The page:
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UK Police Say Identified Hundreds of Witnesses in Russian ex-Spy Poisoning Case

© REUTERS / Peter NichollsPolice officers stand guard outside the home of Sergei Skripal in Salisbury, Britain, March 8, 2018
Police officers stand guard outside the home of Sergei Skripal in Salisbury, Britain, March 8, 2018 - Sputnik International
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LONDON (Sputnik) - The UK counterterrorism police identified more than 240 witnesses and over 200 pieces of evidence as part of investigation into the poisoning of Russian former intelligence officer Sergei Skripal in Salisbury, UK Home Secretary Amber Rudd said on Saturday.

On Monday, the UK police said that a man and a woman were found unconscious on a bench at a shopping center in Salisbury. Both of them were "in a critical condition" and are being treated for suspected exposure to an unknown substance. It was later confirmed by UK Foreign Secretary Boris Johnson that the man was Skripal, who was granted asylum in the United Kingdom after a US-Russia spy exchange, while the woman was his daughter, Yulia.

"Counterterrorism police, investigating the Salisbury suspected nerve agent attack, have identified over 240 witnesses and are looking at more than 200 pieces of evidence," Rudd said.

The secretary pointed out that police were carrying out a massive and substantial investigation.

Police cordon off the area near the Maltings in Salisbury, England, where British media reported Monday, March 5, 2018 that a former Russian spy was in critical condition after coming into contact with an unknown substance on Sunday. British media identified him as Sergei Skripal, 66, who was convicted in Russia on charges of spying for Britain and sentenced in 2006 to 13 years in prison. Skripal was freed in 2010 as part of a U.S.-Russian spy swap. - Sputnik International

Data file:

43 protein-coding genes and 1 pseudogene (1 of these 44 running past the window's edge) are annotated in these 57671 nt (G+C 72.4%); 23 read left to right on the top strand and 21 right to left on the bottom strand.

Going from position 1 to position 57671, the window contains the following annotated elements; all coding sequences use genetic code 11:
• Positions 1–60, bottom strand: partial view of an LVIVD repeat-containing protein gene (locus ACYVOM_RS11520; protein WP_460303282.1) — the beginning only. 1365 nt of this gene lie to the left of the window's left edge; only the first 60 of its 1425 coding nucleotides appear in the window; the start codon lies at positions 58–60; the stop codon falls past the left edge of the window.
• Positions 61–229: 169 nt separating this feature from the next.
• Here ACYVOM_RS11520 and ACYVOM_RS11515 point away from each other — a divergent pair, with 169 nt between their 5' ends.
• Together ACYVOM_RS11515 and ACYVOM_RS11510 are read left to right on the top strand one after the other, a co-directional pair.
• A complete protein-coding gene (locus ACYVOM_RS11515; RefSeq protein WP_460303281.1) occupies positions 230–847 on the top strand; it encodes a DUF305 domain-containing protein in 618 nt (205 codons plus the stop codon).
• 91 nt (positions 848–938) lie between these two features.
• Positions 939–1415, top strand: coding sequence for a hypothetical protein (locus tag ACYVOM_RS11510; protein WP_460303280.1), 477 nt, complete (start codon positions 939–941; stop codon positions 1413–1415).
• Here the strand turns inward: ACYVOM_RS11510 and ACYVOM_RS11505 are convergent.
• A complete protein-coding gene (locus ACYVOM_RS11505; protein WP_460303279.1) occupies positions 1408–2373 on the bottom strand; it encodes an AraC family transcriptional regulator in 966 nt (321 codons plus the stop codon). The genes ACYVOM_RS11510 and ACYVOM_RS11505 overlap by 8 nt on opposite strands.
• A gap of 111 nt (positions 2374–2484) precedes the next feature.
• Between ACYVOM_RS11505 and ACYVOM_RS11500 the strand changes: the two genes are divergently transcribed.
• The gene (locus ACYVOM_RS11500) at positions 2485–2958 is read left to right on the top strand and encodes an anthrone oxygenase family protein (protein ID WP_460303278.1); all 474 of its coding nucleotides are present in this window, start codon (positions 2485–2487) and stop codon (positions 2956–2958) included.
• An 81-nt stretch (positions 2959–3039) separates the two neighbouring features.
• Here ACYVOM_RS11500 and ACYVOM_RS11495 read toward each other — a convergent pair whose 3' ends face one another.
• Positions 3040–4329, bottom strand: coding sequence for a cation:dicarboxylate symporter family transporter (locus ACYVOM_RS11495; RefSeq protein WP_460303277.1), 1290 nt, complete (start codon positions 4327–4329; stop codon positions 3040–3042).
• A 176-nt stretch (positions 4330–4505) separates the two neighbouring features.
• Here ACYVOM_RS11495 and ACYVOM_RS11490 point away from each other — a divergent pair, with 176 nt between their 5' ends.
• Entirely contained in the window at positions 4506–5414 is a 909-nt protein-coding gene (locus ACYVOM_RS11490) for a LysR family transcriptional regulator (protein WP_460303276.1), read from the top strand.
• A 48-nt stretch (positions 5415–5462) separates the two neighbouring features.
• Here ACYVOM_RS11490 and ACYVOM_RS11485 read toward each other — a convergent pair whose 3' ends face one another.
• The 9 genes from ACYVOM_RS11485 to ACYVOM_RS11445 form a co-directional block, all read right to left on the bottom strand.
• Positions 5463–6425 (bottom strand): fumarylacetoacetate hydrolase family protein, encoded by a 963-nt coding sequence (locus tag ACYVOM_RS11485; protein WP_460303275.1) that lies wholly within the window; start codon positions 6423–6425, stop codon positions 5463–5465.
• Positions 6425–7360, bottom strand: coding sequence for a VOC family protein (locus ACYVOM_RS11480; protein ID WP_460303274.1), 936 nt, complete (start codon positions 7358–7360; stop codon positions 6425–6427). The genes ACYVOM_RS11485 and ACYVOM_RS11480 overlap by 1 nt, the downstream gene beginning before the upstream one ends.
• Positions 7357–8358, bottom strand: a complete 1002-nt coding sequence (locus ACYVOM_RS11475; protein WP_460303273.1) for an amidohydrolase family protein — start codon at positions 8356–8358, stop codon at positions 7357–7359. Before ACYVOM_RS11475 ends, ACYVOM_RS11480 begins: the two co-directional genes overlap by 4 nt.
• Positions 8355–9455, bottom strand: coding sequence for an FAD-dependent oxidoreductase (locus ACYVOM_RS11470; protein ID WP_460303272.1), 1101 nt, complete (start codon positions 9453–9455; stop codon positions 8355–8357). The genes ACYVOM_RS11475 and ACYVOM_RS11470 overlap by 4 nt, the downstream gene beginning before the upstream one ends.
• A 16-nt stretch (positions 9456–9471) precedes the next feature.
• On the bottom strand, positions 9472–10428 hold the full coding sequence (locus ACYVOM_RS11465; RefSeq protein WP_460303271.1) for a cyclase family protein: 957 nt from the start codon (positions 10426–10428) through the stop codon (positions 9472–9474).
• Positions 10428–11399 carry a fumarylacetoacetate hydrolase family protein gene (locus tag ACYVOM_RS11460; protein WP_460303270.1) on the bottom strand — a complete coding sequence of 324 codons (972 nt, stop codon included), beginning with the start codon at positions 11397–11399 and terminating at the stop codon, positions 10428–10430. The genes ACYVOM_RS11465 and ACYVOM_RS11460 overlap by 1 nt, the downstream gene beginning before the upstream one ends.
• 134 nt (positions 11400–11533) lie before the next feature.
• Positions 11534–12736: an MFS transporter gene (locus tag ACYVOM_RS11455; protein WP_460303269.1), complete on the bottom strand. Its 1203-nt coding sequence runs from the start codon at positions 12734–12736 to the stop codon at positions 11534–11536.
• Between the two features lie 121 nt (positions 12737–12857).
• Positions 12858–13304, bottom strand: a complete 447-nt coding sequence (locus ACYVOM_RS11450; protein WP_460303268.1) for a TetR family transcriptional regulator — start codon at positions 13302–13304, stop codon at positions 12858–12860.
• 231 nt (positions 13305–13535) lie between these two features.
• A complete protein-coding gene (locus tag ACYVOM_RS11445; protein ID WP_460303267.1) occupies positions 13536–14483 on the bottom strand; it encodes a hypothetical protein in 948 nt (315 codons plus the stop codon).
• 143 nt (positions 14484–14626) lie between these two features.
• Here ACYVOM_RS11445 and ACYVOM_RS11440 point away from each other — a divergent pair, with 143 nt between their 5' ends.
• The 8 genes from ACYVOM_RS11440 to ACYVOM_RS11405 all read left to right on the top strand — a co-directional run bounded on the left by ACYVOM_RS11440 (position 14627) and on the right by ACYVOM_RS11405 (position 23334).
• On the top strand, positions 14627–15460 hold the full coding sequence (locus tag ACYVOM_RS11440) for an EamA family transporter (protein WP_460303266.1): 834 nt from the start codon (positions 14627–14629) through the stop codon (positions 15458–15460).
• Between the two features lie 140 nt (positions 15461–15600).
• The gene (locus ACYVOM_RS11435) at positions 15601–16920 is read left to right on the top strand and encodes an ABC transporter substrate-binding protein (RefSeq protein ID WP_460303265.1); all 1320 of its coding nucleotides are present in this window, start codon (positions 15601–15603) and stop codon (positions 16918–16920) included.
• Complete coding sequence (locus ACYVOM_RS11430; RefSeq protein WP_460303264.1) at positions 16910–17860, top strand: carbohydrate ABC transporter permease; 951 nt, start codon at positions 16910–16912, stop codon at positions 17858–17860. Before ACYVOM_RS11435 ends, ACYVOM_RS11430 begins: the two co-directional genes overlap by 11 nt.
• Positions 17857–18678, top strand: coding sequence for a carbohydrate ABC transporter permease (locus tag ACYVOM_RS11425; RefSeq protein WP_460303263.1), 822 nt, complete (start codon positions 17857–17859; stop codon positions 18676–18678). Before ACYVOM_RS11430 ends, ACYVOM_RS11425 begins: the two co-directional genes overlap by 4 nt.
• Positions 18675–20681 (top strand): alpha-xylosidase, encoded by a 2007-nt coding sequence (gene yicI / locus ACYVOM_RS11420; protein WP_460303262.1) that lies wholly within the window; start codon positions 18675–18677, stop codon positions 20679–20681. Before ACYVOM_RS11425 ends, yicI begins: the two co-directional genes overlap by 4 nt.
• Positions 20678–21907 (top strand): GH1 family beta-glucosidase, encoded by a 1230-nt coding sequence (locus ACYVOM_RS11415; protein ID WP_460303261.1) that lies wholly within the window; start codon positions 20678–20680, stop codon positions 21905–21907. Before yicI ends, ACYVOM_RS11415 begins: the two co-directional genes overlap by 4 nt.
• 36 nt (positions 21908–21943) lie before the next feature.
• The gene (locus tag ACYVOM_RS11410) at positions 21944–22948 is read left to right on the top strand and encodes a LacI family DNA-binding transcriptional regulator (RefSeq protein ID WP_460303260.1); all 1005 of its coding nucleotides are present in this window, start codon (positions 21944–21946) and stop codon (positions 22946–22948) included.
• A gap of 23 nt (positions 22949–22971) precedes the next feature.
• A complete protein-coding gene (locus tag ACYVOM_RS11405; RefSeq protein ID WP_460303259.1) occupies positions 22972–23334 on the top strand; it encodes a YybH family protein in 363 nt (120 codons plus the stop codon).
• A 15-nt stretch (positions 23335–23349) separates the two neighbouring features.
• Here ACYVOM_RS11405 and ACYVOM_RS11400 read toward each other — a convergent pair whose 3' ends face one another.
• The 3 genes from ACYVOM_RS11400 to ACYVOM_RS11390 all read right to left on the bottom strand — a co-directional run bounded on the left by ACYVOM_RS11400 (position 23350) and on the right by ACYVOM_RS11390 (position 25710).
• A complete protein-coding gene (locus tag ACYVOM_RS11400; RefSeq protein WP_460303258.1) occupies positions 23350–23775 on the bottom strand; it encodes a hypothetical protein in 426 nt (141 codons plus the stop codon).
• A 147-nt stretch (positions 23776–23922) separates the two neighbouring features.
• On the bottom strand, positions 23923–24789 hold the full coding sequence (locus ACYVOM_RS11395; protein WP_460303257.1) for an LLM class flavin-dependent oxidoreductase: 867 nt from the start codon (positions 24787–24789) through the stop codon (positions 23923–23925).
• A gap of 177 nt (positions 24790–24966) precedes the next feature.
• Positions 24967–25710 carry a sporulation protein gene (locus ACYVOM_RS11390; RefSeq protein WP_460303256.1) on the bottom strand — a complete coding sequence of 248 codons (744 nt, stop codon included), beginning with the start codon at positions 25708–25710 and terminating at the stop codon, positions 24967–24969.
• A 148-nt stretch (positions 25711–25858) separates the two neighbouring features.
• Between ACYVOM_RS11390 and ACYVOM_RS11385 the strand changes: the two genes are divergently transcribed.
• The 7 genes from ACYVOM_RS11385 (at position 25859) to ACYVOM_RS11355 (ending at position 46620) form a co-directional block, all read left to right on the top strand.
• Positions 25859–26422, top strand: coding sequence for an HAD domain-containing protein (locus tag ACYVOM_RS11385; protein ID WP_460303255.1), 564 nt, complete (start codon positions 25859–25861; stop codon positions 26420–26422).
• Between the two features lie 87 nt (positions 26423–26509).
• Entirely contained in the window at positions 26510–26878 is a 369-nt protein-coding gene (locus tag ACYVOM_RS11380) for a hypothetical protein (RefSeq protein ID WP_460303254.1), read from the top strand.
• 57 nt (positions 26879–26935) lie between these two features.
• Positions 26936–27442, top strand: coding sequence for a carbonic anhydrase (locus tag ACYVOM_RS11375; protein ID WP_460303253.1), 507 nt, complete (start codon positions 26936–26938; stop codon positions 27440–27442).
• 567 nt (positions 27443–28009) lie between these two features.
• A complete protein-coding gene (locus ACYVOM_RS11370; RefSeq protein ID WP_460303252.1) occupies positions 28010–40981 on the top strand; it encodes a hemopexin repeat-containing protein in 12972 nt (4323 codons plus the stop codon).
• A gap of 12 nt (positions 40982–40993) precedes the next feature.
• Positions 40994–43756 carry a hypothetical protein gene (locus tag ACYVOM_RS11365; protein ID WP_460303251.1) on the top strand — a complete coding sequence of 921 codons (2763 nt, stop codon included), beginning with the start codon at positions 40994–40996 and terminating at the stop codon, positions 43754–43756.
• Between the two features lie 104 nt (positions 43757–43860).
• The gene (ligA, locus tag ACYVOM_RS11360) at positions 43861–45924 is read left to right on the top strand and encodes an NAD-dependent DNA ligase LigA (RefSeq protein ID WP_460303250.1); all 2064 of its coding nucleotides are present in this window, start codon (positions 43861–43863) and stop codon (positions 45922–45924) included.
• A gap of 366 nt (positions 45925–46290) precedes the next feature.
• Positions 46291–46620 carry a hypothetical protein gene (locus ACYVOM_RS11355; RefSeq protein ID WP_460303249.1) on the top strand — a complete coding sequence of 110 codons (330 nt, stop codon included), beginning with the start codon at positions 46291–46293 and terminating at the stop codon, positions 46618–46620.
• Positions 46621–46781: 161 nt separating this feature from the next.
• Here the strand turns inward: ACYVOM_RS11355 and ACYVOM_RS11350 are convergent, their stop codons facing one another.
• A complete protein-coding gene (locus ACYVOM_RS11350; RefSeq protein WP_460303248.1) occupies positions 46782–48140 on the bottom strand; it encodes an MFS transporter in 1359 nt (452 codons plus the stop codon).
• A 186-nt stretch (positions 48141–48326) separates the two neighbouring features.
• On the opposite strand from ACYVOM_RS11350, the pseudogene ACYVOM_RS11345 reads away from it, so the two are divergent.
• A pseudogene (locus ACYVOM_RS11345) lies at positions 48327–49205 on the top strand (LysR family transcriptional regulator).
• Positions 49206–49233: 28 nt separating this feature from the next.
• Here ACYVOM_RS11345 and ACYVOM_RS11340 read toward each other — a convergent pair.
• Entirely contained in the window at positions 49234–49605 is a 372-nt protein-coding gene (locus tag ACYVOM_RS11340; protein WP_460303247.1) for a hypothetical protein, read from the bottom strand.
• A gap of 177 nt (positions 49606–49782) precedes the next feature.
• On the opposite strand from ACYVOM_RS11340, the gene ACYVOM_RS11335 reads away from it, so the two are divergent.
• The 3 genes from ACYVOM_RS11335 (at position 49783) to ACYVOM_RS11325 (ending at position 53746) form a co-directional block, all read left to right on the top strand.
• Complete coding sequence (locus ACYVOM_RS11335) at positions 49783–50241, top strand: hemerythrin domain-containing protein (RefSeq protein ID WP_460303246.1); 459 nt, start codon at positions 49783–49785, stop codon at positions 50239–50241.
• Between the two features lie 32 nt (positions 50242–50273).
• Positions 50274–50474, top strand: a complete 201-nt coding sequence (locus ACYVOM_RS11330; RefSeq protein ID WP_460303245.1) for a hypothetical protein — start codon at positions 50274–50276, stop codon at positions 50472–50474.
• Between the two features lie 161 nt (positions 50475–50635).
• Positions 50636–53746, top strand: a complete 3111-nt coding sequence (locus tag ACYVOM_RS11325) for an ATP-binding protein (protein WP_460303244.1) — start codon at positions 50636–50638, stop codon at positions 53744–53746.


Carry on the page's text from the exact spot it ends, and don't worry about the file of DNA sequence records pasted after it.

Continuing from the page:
Analyst Sheds Some Light on Mysterious Russian Ex-Spy Poisoning Story
"This is a serious, substantial investigation. We need to give the police and the investigators the space to get on with that… I want to stress that they are proceeding with speed and professionalism. We are putting in enormous resources to ensure that they have all the support that they need to do that," Rudd added.

In 2006, Skripal was sentenced in Russia to 13 years in prison for cooperating with the UK Secret Intelligence Service MI6 and transferring names of Russian intelligence agents working undercover in Europe. In 2010, then Russian President Dmitry Medvedev signed a decree pardoning Skripal, with the latter then moving to the United Kingdom.

Russian presidential spokesman Dmitry Peskov said that the Kremlin had no information on what could have caused the incident and noted that Moscow was open for cooperation.

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